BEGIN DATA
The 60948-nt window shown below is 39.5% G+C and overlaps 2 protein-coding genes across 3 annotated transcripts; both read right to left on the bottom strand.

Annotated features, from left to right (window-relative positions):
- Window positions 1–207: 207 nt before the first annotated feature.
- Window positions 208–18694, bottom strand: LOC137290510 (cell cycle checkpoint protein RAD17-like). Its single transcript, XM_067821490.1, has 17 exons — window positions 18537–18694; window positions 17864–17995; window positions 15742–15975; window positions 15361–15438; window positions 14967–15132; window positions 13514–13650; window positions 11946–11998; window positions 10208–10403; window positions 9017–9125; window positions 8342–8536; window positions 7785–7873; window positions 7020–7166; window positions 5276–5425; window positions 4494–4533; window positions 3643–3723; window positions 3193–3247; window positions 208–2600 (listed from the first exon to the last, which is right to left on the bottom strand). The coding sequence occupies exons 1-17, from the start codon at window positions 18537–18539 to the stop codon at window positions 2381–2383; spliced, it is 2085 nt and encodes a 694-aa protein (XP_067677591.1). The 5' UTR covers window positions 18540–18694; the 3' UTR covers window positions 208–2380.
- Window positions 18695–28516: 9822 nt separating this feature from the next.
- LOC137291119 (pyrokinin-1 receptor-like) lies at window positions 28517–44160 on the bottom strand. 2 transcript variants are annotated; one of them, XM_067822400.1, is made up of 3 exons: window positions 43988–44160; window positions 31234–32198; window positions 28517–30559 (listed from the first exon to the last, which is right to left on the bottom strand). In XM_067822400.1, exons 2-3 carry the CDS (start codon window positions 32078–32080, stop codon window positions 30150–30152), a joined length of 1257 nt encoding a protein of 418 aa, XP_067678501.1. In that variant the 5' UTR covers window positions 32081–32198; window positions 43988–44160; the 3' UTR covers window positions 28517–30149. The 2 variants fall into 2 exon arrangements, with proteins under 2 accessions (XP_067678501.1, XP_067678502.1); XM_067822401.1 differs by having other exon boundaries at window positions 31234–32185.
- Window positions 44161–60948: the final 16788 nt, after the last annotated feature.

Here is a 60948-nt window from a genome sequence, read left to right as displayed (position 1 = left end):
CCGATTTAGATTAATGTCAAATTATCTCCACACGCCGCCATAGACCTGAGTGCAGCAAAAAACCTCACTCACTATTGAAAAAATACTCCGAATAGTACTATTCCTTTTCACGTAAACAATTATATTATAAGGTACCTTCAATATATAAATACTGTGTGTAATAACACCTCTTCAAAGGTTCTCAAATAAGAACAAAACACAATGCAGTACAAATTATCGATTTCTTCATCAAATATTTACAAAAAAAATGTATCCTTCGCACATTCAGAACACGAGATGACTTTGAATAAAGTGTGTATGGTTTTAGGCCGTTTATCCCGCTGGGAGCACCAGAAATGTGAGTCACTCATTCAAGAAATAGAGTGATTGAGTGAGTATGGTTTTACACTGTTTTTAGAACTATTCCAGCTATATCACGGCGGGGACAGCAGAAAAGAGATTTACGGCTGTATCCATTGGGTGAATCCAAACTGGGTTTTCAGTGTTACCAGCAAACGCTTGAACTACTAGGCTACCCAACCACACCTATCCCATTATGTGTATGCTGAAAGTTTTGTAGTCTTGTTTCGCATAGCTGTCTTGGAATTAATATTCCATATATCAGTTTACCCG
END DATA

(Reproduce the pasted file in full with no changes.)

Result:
The 60948-nt window shown below is 39.5% G+C and overlaps 2 protein-coding genes across 3 annotated transcripts; both read right to left on the bottom strand.

Annotated features, from left to right (window-relative positions):
- Window positions 1–207: 207 nt before the first annotated feature.
- Window positions 208–18694, bottom strand: LOC137290510 (cell cycle checkpoint protein RAD17-like). Its single transcript, XM_067821490.1, has 17 exons — window positions 18537–18694; window positions 17864–17995; window positions 15742–15975; window positions 15361–15438; window positions 14967–15132; window positions 13514–13650; window positions 11946–11998; window positions 10208–10403; window positions 9017–9125; window positions 8342–8536; window positions 7785–7873; window positions 7020–7166; window positions 5276–5425; window positions 4494–4533; window positions 3643–3723; window positions 3193–3247; window positions 208–2600 (listed from the first exon to the last, which is right to left on the bottom strand). The coding sequence occupies exons 1-17, from the start codon at window positions 18537–18539 to the stop codon at window positions 2381–2383; spliced, it is 2085 nt and encodes a 694-aa protein (XP_067677591.1). The 5' UTR covers window positions 18540–18694; the 3' UTR covers window positions 208–2380.
- Window positions 18695–28516: 9822 nt separating this feature from the next.
- LOC137291119 (pyrokinin-1 receptor-like) lies at window positions 28517–44160 on the bottom strand. 2 transcript variants are annotated; one of them, XM_067822400.1, is made up of 3 exons: window positions 43988–44160; window positions 31234–32198; window positions 28517–30559 (listed from the first exon to the last, which is right to left on the bottom strand). In XM_067822400.1, exons 2-3 carry the CDS (start codon window positions 32078–32080, stop codon window positions 30150–30152), a joined length of 1257 nt encoding a protein of 418 aa, XP_067678501.1. In that variant the 5' UTR covers window positions 32081–32198; window positions 43988–44160; the 3' UTR covers window positions 28517–30149. The 2 variants fall into 2 exon arrangements, with proteins under 2 accessions (XP_067678501.1, XP_067678502.1); XM_067822401.1 differs by having other exon boundaries at window positions 31234–32185.
- Window positions 44161–60948: the final 16788 nt, after the last annotated feature.

Here is a 60948-nt window from a genome sequence, read left to right as displayed (position 1 = left end):
CCGATTTAGATTAATGTCAAATTATCTCCACACGCCGCCATAGACCTGAGTGCAGCAAAAAACCTCACTCACTATTGAAAAAATACTCCGAATAGTACTATTCCTTTTCACGTAAACAATTATATTATAAGGTACCTTCAATATATAAATACTGTGTGTAATAACACCTCTTCAAAGGTTCTCAAATAAGAACAAAACACAATGCAGTACAAATTATCGATTTCTTCATCAAATATTTACAAAAAAAATGTATCCTTCGCACATTCAGAACACGAGATGACTTTGAATAAAGTGTGTATGGTTTTAGGCCGTTTATCCCGCTGGGAGCACCAGAAATGTGAGTCACTCATTCAAGAAATAGAGTGATTGAGTGAGTATGGTTTTACACTGTTTTTAGAACTATTCCAGCTATATCACGGCGGGGACAGCAGAAAAGAGATTTACGGCTGTATCCATTGGGTGAATCCAAACTGGGTTTTCAGTGTTACCAGCAAACGCTTGAACTACTAGGCTACCCAACCACACCTATCCCATTATGTGTATGCTGAAAGTTTTGTAGTCTTGTTTCGCATAGCTGTCTTGGAATTAATATTCCATATATCAGTTTACCCG